The Generated grammar states are created corresponding to a NFA (Non-deterministic Finite Atomaton) which is like a DFA (Deterministic FA) but will take into account the Bison/Yacc grammar doesn't always have a terminal token at each location. For instance in the following grammar line when the parser tries to parse a 'statement' it has three (in this case) statements that it can follow. In a DFA it needs a terminal-token (e.g. 'a','b','c', ... , '(', ')' etc to make a decision on which rule to follow. What a NFA does is just follows all the possibilities until it finds a terminal token :

statement := dimension_statement | for_statement | assignment_statement

The gist of this is that the generated states in the Parser.output file will look very dissimilar to any one of your rules (usually). They will be, instead, a collection of your rules. Here is the generated state 2 from my grammar:

State 2

    1 Program: ListLblStm .  [$end]
    3 ListLblStm: ListLblStm . LblStm T_NEWLINE
    4 LblStm: . Labeled_stm
    5       | . Simple_stm
    6       | . %empty  [T_NEWLINE]
    7 Labeled_stm: . _INTEGER_ Simple_stm
    8 Simple_stm: . T_IMPL Type_Spec Type_Qual T_LPAREN T_NAME T_MINUS T_NAME T_RPAREN
    9           | . T_PARM ListNameValue
   10           | . T_DIMS ListNameDim
   11           | . Type_Spec Type_Qual ListNameDim
   12           | . Type_Spec ListNameDim
   13           | . T_DATA ListDataSeg
   14           | . T_COMM T_DIV T_NAME T_DIV ListName
   15           | . T_WRITE T_LPAREN ListAssignName T_RPAREN
   16           | . T_WRITE T_LPAREN ListAssignName T_RPAREN ListNameOrArray
   17           | . T_FMT T_LPAREN ListFmtSpecs T_RPAREN
   18           | . T_READ T_LPAREN ListAssignName T_RPAREN ListNameOrArray
   19           | . T_READ T_EQUALS LExp
   20           | . T_IF T_LPAREN LExp T_RPAREN IfThenPart
   21           | . T_NAME T_EQUALS LExp
   22           | . T_NAME T_LPAREN ListLExp T_RPAREN T_EQUALS LExp
   23           | . T_CALL T_NAME T_LPAREN ListSpecLExp T_RPAREN
   24           | . T_CALL T_NAME
   25           | . T_GO T_TO _INTEGER_
   26           | . T_OPEN T_LPAREN ListAssignName T_RPAREN
   27           | . T_CLOSE T_LPAREN ListAssignName T_RPAREN
   28           | . T_DO _INTEGER_ DoRangePart
   29           | . T_STOP
   30           | . T_STOP T_SQSTR
   31           | . T_END
   32           | . T_SUBR T_NAME T_LPAREN ListSpecLExp T_RPAREN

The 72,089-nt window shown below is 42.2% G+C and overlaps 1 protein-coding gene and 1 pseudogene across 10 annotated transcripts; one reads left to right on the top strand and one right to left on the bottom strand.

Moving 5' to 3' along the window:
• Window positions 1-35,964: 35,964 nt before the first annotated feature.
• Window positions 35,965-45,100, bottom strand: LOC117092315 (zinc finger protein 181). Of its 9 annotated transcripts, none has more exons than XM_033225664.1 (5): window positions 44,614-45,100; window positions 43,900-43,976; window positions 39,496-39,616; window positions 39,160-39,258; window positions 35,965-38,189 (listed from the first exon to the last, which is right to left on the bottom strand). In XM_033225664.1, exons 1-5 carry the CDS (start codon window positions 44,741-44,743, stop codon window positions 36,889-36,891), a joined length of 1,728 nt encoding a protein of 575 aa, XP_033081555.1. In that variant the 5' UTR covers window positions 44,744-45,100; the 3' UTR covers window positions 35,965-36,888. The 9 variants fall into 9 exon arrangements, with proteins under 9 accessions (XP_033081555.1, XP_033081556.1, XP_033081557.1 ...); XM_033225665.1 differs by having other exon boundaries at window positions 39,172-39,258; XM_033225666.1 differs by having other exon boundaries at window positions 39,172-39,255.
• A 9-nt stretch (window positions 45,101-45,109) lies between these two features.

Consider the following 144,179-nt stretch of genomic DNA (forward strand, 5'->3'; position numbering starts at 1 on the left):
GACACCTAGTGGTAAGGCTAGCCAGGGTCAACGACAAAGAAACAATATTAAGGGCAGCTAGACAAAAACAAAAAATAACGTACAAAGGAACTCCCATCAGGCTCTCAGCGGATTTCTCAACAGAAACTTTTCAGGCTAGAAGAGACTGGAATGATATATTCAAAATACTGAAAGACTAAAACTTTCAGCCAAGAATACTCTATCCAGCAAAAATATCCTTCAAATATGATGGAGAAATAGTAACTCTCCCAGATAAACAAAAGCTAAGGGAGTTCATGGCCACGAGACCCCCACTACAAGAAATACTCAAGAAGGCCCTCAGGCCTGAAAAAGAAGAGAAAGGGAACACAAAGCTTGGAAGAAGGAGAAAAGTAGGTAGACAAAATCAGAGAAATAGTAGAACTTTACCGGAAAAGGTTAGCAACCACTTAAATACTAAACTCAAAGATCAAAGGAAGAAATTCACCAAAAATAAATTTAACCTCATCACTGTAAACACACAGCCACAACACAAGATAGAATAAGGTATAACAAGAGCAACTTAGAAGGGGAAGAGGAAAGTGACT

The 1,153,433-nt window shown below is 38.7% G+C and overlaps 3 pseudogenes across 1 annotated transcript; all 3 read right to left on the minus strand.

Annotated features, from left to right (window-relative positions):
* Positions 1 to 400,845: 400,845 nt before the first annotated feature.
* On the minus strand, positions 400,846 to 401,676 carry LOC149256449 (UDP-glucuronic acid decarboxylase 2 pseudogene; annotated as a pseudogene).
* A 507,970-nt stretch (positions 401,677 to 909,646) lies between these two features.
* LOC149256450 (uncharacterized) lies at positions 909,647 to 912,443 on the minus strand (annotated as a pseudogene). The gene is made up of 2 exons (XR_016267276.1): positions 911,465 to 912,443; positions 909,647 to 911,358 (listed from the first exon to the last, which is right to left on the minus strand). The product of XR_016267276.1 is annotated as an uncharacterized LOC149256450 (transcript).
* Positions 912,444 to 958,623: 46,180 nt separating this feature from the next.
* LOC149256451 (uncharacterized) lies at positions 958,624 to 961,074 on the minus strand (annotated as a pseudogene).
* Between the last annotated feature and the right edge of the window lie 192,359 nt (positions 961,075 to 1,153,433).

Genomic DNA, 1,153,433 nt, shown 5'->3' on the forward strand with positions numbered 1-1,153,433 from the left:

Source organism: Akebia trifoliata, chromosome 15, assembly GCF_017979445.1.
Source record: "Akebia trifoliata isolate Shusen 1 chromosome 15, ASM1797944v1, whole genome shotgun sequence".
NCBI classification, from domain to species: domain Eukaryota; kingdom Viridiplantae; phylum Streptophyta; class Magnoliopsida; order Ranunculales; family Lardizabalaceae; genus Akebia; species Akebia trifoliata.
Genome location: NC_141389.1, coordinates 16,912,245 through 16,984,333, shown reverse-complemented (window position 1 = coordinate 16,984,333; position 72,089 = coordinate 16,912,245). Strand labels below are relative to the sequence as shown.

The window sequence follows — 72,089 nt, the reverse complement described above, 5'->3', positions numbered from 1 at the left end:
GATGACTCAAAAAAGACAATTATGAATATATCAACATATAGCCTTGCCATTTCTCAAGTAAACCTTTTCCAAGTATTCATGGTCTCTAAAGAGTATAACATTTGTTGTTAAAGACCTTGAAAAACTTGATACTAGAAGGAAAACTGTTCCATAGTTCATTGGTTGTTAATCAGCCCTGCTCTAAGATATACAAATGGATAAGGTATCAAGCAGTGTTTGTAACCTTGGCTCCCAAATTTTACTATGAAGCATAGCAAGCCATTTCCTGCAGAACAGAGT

33           | . T_SUBR T_NAME
   34           | . T_FUNC T_NAME T_LPAREN ListSpecLExp T_RPAREN
   35           | . T_FUNC T_NAME
   36           | . T_CONT
   37           | . T_RTN
   38           | . T_EQU T_LPAREN T_NAME T_COMMA NameOrArrRef T_RPAREN
  143 Type_Spec: . T_INT
  144          | . T_REAL
  145          | . T_DBL
  146          | . T_CHAR
  147          | . T_BYTE
  148          | . T_LOGI

    T_BYTE     shift, and go to state 4
    T_CALL     shift, and go to state 5
    T_CHAR     shift, and go to state 6
    T_CLOSE    shift, and go to state 7
    T_COMM     shift, and go to state 8
    T_CONT     shift, and go to state 9
    T_DATA     shift, and go to state 10
    T_DIMS     shift, and go to state 11
    T_DO       shift, and go to state 12
    T_DBL      shift, and go to state 13
    T_END      shift, and go to state 14
    T_EQU      shift, and go to state 15
    T_FMT      shift, and go to state 16
    T_FUNC     shift, and go to state 17
    T_GO       shift, and go to state 18
    T_IF       shift, and go to state 19
    T_IMPL     shift, and go to state 20
    T_INT      shift, and go to state 21
    T_LOGI     shift, and go to state 22
    T_OPEN     shift, and go to state 23
    T_PARM     shift, and go to state 24
    T_READ     shift, and go to state 25
    T_REAL     shift, and go to state 26
    T_RTN      shift, and go to state 27
    T_STOP     shift, and go to state 28
    T_SUBR     shift, and go to state 29
    T_WRITE    shift, and go to state 30
    T_NAME     shift, and go to state 31
    _INTEGER_  shift, and go to state 32

    T_NEWLINE  reduce using rule 6 (LblStm)
    $default   reduce using rule 1 (Program)

    LblStm       go to state 33
    Labeled_stm  go to state 34
    Simple_stm   go to state 35
    Type_Spec    go to state 36